So a little update on practice that I spoke about in the last blog about being super nervous at. I had a little pep talk with myself at the train station on the way to practice (dont worry I managed to do it in a smooth enough way that it happened inside my head and I wasn’t some weirdo just chatting away to myself), because again, I was starting to feel nervous. And I told myself that I was proud of myself for having the courage to go so far out of my comfort zone. That there weren’t very many people that would put themselves in the position that I was putting myself into, so just to go out there and do the best that I could, and who cared if I made the odd mistake. I got to practice, and even now just knowing a few more people, I felt more comfortable and just relaxed and enjoyed myself and felt like I did the best I could, which at the end of the day should be all that any of us are focused on.
I ended up taking the train back into Oslo with a couple of English girls on the team who have also played in a few different places, and we just started talking about what life as a female player is like and just the struggle that seems to happen in every country, just to have the opportunity to play.
Not only finding a way to make enough money to survive first and foremost to be able to just play at an elite level, but then also having to deal with the lack of professionalism that often permeates women’s soccer from all sides. We exchanged stories of injuries and the struggle and drain of finances, just to take care of an injury properly, even when playing with “professional” clubs. We also touched on, as I have witnessed so clearly as a player myself, the power imbalance that exists where often players have to put up with things that they wouldn’t in the “real world” because they have worked so hard to get to an elite level. Coaches hold all the power because they know that they make the decision whether or not to choose a player, and if someone stands up for something they can just be dropped. Its not like a men’s player, who can just sulk off and make their 6 or 7 figure salary, as female players, we play purely for the passion and for the love of the game, because that’s all we are getting out of it from a tangible perspective and therefore, with such few options, we lose any power in most situations as most of us are just desperate to play.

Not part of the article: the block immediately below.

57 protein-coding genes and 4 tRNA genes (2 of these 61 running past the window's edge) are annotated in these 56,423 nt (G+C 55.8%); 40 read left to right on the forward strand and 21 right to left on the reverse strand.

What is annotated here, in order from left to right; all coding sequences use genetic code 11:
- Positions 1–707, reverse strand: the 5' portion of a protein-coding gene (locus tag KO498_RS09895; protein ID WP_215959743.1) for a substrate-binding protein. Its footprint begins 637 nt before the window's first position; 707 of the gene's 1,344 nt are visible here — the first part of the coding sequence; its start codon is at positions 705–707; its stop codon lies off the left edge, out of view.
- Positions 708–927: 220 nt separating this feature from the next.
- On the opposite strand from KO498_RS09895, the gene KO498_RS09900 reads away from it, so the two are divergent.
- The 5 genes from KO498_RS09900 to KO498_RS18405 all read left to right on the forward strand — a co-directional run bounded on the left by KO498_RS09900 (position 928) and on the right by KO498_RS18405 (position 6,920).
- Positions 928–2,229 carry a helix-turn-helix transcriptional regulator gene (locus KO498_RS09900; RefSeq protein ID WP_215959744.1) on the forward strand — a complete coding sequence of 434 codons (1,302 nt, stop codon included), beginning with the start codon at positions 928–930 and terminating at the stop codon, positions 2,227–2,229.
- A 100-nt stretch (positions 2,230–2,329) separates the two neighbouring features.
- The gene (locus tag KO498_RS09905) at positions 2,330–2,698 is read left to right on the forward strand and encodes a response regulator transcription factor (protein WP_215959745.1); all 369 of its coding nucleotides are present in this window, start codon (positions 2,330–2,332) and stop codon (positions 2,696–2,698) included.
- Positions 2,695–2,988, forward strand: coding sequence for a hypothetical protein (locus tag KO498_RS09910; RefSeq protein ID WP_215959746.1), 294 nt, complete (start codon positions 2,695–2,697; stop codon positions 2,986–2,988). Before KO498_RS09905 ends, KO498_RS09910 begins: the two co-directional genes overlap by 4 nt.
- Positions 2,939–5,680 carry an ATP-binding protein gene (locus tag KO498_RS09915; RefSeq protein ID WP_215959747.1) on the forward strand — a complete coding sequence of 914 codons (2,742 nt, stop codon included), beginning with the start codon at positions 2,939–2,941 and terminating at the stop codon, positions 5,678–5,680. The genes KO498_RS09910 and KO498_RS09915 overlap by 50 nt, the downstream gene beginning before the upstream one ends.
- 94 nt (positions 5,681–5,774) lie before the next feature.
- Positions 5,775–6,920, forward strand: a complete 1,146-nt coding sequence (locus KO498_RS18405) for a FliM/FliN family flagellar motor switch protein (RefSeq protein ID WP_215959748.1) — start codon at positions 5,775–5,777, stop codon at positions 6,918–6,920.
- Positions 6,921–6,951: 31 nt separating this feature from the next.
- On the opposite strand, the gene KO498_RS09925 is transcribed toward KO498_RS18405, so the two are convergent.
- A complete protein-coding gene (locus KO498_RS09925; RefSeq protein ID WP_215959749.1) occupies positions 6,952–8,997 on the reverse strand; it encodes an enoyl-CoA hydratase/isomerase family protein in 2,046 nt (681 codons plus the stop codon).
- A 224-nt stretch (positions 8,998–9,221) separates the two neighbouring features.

I’m determined to change the landscape of women’s soccer, although in some ways you would hope that the passion, sacrifice and love of the game, that so many of us play with, would be held over, even if things did get better for women playing the beautiful game.
But I am happy to be in Oslo getting the opportunity to improve myself as a person and as a player, even if its hard and a little lonely sometimes.